Dutch Treat (1885)

Laurence Horn laurence.horn at YALE.EDU
Wed Nov 6 18:05:22 UTC 2002

At 2:08 AM -0500 11/6/02, Dodi Schultz wrote:
>I gather that "Dutch treat"--along with other "Dutch ____" terms such as
>auction, bargain, concert, courage, wife--is part of that ignoble English
>tradition of Dutch disparagement (dating from the 16th or 17th century, I
>think) which we continued in the US. All, describing things that fell short
>or were decidedly *not* the thing thus modified.
>One such, apparently dropped by the 20th century (I don't find it in later
>dictionaries), was "Dutch gold," defined as not gold, of course, but as
>"copper, brass, and bronze leaf, used largely in Holland to ornament toys."
>(from M-W 1864)
I don't have my Farmer & Henley _Slang and its Analogues_ on me, but
they list many many such entries, all traceable back (they note) to
the 17th century Herring Wars between England and Holland for
supremacy of the North Sea fishing grounds.  A sampler (note that
there's a bit of sex-based as well as national chauvinism revealed

dutch auction:  a sale at minimum prices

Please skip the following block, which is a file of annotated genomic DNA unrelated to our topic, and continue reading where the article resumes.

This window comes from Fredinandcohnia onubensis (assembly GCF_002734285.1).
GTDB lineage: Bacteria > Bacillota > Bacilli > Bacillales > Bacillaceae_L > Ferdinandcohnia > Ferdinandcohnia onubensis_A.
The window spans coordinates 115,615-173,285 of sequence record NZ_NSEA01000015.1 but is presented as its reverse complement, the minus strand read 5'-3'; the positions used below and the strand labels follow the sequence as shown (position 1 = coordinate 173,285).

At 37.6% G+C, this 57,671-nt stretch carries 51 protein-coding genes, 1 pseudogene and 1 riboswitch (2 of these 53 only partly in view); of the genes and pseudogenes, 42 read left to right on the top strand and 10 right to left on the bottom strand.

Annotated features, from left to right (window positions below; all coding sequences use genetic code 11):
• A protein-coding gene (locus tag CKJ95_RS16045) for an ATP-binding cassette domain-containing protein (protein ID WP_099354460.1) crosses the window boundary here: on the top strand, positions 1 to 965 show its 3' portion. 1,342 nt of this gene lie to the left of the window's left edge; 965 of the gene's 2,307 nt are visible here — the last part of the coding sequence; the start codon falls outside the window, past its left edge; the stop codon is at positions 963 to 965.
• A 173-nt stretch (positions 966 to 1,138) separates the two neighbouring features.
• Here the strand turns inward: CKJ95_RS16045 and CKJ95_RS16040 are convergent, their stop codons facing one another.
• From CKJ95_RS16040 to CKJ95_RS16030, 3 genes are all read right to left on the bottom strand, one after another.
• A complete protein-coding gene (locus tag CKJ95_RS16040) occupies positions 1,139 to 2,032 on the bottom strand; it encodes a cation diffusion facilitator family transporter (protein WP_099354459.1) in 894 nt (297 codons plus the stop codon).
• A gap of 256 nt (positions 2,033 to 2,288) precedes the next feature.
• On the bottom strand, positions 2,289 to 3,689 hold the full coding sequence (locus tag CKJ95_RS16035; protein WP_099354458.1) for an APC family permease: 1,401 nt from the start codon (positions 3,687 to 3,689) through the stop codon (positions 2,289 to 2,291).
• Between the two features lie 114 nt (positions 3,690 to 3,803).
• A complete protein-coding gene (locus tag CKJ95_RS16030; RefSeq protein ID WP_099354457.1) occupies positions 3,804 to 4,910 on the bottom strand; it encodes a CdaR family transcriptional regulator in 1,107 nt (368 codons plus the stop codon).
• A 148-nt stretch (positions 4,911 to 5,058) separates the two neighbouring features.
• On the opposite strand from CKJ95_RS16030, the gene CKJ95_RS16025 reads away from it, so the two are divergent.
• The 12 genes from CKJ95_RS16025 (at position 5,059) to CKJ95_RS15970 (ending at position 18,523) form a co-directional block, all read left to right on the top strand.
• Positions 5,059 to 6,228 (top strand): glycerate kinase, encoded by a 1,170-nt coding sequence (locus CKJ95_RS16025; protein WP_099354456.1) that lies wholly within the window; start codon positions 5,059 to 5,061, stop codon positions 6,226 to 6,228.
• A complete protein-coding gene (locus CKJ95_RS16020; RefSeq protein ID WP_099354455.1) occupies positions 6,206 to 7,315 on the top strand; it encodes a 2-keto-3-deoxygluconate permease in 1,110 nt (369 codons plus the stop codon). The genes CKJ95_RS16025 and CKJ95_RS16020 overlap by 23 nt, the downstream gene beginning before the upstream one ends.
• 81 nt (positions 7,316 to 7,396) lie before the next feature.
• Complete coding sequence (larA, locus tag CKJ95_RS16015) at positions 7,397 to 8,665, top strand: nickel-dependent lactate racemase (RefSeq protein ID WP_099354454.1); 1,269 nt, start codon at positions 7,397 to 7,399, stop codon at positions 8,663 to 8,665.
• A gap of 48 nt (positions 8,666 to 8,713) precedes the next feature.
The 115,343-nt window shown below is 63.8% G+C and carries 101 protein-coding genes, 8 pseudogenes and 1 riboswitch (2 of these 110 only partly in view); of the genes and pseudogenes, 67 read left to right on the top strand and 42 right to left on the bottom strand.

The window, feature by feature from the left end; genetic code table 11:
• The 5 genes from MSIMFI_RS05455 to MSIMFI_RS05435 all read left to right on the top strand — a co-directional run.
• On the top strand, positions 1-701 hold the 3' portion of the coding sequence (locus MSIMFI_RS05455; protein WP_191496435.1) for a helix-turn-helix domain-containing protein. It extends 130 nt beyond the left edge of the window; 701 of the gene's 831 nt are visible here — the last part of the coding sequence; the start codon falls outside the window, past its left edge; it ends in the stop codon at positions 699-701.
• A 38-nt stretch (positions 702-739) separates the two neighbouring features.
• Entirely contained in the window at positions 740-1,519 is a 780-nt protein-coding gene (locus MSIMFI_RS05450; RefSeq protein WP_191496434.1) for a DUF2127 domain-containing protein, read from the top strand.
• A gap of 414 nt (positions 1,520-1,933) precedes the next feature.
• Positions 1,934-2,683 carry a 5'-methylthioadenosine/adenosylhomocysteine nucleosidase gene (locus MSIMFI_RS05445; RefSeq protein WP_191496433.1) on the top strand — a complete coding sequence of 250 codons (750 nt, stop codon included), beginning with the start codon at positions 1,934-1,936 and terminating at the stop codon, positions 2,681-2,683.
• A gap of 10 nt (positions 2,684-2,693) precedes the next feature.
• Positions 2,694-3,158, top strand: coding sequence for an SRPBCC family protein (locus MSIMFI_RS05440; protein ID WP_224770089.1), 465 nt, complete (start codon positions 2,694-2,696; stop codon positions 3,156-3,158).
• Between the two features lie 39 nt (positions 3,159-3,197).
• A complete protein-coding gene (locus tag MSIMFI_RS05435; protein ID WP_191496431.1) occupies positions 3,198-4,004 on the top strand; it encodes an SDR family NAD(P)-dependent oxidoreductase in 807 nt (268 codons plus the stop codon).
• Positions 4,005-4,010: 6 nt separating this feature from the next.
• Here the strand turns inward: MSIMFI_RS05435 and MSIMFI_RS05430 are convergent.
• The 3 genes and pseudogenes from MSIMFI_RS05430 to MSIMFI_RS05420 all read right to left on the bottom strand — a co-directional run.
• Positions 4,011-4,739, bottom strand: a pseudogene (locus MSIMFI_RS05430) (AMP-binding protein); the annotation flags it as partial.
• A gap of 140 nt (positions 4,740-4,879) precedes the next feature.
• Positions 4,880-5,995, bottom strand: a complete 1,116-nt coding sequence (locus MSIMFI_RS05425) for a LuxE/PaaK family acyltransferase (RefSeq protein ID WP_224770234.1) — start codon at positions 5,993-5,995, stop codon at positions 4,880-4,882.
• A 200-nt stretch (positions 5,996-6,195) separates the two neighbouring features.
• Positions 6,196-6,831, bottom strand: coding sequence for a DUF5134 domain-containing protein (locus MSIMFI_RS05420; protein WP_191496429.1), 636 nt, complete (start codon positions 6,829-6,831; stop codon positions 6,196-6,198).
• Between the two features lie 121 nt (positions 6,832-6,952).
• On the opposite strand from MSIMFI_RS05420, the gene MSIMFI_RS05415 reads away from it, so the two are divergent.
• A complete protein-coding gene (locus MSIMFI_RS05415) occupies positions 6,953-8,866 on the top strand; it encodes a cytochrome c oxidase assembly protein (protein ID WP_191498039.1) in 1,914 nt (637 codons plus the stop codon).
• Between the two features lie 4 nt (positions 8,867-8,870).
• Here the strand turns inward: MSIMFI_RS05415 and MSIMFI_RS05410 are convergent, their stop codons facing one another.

dutch bargain:  a bargain all on one side
dutch-clock:  a bedpan; a wife
dutch concert, dutch medley:  a hubbub, whereat everyone sings and
plays at the same time
dutch consolation:  Job's comfort; unconsoling consolation
        (e.g. "Thank heaven it is no worse")
dutch courage:  pot-valiancy, courage due to intoxication
dutch feast:  an entertainment where the host gets drunk before his guests
dutch treat:  an entertainment where everyone pays his own shot
dutch uncle:  an uncle of peculiar fierceness
        (I'll talk to him like a Dutch uncle   = 'I will reprove him severely')
dutch widow:  a prostitute
dutch wife:  a bolster (on a bed)
That beats the Dutch:  a sarcastic superlative
to do a dutch:  to desert, run away
to talk double-dutch:  to talk gibberish, nonsense
I'm a Dutchman if I do:  a strong refusal (= I'm damned if I will)


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